Needless to say, if this is all I can criticize, I'd say he and the coaching staff did a hell of a job.
 
I thought Sam Miller's take on it (on the BP Podcast) was actually a strong possibility.
 
John Farrell knew Lackey was struggling a bit, and knows him just as well if not better than anyone, and so he went out to the mound as if he was going to lift him - with no intention of lifting him and provoking the kind of FUCK YOU THIS IS MY GAME ASSHOLE reaction that he got, and getting the huge ovation from the crowd when he stuck with Lackey - just to fire him up.
 
Because, everyone knows that Lackey is going to keep fighting to keep the ball, including Farrell.
 

ricopetro6

lurker
Oct 25, 2013
1,558
Farrell got a lot more right than wrong...but of course those who think they know the game of baseball better will nitpick him to death.
I'd say managing your players is more important than in game moves, that can go either way.
 

LostinNJ

lurker
Jul 19, 2005
428
I was surprised he left Lackey in to face Holliday, but I was okay with it. Even if Holliday homered, the lead would still be still two runs with a totally fresh bullpen and the Cardinals heading toward the bottom of their lineup. I was really surprised he took Tazawa out for Workman, though. I guess he thought Workman could handle the 5-6-7 hitters, and if something bad happened, he still had plenty of options.
 
One thing we have to acknowledge is that Farrell prepares well. Despite the Game 3 blunder, he seems to have plans for various contingencies. I bet he knew before first pitch that he would use Workman late with a big lead.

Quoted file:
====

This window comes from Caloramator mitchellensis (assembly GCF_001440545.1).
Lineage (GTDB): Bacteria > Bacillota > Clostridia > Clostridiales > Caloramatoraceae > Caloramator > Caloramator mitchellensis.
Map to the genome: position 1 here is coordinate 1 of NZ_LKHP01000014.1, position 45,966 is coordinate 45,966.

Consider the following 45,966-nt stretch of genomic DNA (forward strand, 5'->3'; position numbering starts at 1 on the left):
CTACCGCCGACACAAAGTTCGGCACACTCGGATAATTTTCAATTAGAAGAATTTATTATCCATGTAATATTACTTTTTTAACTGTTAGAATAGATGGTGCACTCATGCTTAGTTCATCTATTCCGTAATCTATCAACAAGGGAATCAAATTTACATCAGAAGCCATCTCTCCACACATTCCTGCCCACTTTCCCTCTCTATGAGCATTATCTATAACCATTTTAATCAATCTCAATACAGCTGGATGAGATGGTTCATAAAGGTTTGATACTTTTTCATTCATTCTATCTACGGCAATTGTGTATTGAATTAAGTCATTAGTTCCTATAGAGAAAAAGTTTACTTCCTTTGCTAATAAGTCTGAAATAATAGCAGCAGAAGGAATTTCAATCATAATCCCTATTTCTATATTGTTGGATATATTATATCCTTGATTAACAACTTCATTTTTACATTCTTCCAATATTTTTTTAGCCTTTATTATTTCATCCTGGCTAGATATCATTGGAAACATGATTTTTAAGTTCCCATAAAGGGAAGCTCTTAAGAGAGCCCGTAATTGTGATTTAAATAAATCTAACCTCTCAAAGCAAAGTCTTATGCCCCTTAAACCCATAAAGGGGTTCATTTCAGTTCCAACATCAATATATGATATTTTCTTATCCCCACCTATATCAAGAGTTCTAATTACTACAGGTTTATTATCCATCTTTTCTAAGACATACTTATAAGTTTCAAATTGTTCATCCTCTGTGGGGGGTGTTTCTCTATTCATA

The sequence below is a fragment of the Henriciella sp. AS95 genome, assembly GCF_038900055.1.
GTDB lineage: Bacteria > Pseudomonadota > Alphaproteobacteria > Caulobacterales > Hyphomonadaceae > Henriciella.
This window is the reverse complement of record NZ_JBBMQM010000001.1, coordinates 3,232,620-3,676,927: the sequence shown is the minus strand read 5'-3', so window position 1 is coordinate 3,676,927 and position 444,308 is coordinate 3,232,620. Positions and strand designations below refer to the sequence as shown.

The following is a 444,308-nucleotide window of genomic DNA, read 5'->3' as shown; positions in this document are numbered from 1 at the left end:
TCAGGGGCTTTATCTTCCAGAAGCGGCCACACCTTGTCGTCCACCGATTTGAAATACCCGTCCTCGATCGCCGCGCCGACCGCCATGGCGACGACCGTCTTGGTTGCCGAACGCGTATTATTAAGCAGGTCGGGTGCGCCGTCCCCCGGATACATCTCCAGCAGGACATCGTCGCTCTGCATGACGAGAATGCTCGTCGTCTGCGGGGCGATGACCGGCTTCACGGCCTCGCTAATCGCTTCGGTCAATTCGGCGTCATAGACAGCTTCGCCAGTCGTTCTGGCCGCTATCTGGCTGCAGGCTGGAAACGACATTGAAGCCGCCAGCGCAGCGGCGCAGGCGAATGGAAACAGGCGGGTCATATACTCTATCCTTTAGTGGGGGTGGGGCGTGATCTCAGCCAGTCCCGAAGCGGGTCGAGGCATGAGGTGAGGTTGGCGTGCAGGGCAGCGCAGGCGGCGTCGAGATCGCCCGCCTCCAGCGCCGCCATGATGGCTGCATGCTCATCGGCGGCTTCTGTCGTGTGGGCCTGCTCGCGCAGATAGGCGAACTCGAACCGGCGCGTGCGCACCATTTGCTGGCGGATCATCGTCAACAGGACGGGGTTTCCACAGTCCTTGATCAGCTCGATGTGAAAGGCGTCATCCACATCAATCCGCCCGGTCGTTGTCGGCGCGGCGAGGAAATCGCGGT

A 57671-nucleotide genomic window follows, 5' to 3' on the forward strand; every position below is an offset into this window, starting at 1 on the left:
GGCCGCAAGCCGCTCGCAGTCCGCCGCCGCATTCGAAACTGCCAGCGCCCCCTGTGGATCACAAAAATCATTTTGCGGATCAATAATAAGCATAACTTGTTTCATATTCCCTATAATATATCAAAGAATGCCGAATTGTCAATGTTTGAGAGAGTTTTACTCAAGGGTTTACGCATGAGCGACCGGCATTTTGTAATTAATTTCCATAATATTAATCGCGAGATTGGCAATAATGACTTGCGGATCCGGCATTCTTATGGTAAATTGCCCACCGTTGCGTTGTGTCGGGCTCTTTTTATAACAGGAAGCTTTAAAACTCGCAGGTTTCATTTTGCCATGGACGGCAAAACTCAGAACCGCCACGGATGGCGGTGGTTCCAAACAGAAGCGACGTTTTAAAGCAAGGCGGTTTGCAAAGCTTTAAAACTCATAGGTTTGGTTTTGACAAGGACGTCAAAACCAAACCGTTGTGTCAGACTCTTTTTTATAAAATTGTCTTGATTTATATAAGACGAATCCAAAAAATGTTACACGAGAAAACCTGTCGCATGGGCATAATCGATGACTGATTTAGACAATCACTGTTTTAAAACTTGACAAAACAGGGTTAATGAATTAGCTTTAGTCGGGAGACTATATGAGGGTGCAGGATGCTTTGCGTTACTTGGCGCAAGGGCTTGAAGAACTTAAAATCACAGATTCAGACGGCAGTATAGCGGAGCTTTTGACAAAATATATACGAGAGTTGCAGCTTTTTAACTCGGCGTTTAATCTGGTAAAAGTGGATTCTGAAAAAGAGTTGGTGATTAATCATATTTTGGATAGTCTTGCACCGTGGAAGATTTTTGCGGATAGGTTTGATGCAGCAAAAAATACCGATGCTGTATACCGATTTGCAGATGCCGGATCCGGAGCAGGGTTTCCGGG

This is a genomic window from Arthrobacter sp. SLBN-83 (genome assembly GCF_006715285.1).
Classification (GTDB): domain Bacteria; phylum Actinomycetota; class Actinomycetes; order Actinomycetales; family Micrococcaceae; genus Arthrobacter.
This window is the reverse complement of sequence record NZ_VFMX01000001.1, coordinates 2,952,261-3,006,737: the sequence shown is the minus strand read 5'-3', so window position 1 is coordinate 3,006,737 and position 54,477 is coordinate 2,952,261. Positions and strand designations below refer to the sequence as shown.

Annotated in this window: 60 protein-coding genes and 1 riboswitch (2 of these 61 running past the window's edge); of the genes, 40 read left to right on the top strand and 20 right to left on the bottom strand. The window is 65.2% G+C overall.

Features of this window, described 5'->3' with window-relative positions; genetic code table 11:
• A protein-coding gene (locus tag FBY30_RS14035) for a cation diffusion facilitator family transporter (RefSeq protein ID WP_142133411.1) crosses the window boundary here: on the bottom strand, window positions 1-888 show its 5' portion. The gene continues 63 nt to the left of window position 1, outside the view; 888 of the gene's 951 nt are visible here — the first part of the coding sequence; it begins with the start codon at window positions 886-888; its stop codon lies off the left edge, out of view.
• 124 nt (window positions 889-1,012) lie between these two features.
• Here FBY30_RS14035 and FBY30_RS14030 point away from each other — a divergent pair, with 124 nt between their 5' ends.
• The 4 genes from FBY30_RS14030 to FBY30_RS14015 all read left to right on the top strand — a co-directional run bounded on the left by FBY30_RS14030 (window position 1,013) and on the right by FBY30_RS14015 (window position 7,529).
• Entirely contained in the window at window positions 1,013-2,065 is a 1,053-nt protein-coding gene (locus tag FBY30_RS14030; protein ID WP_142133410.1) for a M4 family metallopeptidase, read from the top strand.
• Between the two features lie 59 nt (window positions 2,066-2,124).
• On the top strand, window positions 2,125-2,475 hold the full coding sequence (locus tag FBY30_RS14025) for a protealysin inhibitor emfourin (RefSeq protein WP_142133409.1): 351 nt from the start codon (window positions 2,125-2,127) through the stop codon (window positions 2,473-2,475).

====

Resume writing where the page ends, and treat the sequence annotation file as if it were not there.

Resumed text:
We should also credit him for making some bold moves. He replaced the starting third baseman with a rookie partway through the playoffs (shades of Ellsbury in 2007); he abandoned his left field platoon; he sat his starting catcher for the last three games and used the backup. How many managers would deviate from the season-long playbook like that? And it's a sign of his cred with the players that nobody squawked.
 

Andrew

broke his neck in costa rica
SoSH Member
Jan 20, 2006
12,011
Western Massachusetts
Jnai said:
 
 
John Farrell knew Lackey was struggling a bit, and knows him just as well if not better than anyone, and so he went out to the mound as if he was going to lift him - with no intention of lifting him and provoking the kind of FUCK YOU THIS IS MY GAME ASSHOLE reaction that he got, and getting the huge ovation from the crowd when he stuck with Lackey - just to fire him up.
 
 
I don't know if you were joking with this, but that's exactly what I thought when it happened.
 

smastroyin

simpering whimperer
Dope
SoSH Member
Jul 31, 2002
20,684
We nitpick because it is interesting to talk about, not because it is some kind of personal vendetta against the manager.

As for last night, Lackey pretty much owns Holliday for whatever reason. Even early in the game when everyone else seemed to be squaring him up, Holliday had a couple little weak ground balls.